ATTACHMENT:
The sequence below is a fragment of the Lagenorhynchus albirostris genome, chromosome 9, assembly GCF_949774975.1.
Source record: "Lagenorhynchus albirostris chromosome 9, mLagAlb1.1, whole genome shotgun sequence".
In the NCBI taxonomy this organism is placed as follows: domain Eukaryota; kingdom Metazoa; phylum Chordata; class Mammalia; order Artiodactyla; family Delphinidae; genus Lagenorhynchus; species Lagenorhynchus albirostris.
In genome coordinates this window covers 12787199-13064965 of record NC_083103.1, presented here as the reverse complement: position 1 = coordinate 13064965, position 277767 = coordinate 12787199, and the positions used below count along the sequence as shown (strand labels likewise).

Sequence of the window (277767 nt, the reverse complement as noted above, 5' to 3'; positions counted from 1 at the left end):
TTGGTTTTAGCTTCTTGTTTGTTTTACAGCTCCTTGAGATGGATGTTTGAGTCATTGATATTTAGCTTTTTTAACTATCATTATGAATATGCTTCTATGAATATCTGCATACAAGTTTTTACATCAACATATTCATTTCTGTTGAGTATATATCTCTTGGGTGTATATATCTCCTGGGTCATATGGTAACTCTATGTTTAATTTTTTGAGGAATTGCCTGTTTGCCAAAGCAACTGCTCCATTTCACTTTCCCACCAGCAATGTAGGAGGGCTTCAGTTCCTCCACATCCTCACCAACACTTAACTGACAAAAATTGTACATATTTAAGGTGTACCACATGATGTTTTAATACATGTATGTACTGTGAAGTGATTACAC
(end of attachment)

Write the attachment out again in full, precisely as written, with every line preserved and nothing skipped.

The sequence below is a fragment of the Lagenorhynchus albirostris genome, chromosome 9, assembly GCF_949774975.1.
Source record: "Lagenorhynchus albirostris chromosome 9, mLagAlb1.1, whole genome shotgun sequence".
In the NCBI taxonomy this organism is placed as follows: domain Eukaryota; kingdom Metazoa; phylum Chordata; class Mammalia; order Artiodactyla; family Delphinidae; genus Lagenorhynchus; species Lagenorhynchus albirostris.
In genome coordinates this window covers 12787199-13064965 of record NC_083103.1, presented here as the reverse complement: position 1 = coordinate 13064965, position 277767 = coordinate 12787199, and the positions used below count along the sequence as shown (strand labels likewise).

Sequence of the window (277767 nt, the reverse complement as noted above, 5' to 3'; positions counted from 1 at the left end):
TTGGTTTTAGCTTCTTGTTTGTTTTACAGCTCCTTGAGATGGATGTTTGAGTCATTGATATTTAGCTTTTTTAACTATCATTATGAATATGCTTCTATGAATATCTGCATACAAGTTTTTACATCAACATATTCATTTCTGTTGAGTATATATCTCTTGGGTGTATATATCTCCTGGGTCATATGGTAACTCTATGTTTAATTTTTTGAGGAATTGCCTGTTTGCCAAAGCAACTGCTCCATTTCACTTTCCCACCAGCAATGTAGGAGGGCTTCAGTTCCTCCACATCCTCACCAACACTTAACTGACAAAAATTGTACATATTTAAGGTGTACCACATGATGTTTTAATACATGTATGTACTGTGAAGTGATTACAC